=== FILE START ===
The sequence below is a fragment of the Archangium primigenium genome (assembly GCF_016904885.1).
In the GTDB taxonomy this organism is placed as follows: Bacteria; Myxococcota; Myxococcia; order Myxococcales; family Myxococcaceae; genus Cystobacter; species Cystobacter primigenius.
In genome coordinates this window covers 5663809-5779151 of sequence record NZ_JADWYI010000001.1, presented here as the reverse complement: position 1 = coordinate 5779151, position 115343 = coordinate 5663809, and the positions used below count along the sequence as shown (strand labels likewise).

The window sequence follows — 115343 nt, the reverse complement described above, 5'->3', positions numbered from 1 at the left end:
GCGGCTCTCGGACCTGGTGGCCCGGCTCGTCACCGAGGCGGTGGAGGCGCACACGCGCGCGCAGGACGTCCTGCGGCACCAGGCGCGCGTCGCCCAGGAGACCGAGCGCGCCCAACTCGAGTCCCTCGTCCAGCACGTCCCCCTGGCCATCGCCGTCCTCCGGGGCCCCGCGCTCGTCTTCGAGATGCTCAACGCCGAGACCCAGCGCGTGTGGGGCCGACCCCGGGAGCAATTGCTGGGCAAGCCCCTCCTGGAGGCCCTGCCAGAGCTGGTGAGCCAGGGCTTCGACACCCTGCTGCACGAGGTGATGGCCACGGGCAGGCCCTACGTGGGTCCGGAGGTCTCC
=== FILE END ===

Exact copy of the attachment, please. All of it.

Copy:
The sequence below is a fragment of the Archangium primigenium genome (assembly GCF_016904885.1).
In the GTDB taxonomy this organism is placed as follows: Bacteria; Myxococcota; Myxococcia; order Myxococcales; family Myxococcaceae; genus Cystobacter; species Cystobacter primigenius.
In genome coordinates this window covers 5663809-5779151 of sequence record NZ_JADWYI010000001.1, presented here as the reverse complement: position 1 = coordinate 5779151, position 115343 = coordinate 5663809, and the positions used below count along the sequence as shown (strand labels likewise).

The window sequence follows — 115343 nt, the reverse complement described above, 5'->3', positions numbered from 1 at the left end:
GCGGCTCTCGGACCTGGTGGCCCGGCTCGTCACCGAGGCGGTGGAGGCGCACACGCGCGCGCAGGACGTCCTGCGGCACCAGGCGCGCGTCGCCCAGGAGACCGAGCGCGCCCAACTCGAGTCCCTCGTCCAGCACGTCCCCCTGGCCATCGCCGTCCTCCGGGGCCCCGCGCTCGTCTTCGAGATGCTCAACGCCGAGACCCAGCGCGTGTGGGGCCGACCCCGGGAGCAATTGCTGGGCAAGCCCCTCCTGGAGGCCCTGCCAGAGCTGGTGAGCCAGGGCTTCGACACCCTGCTGCACGAGGTGATGGCCACGGGCAGGCCCTACGTGGGTCCGGAGGTCTCC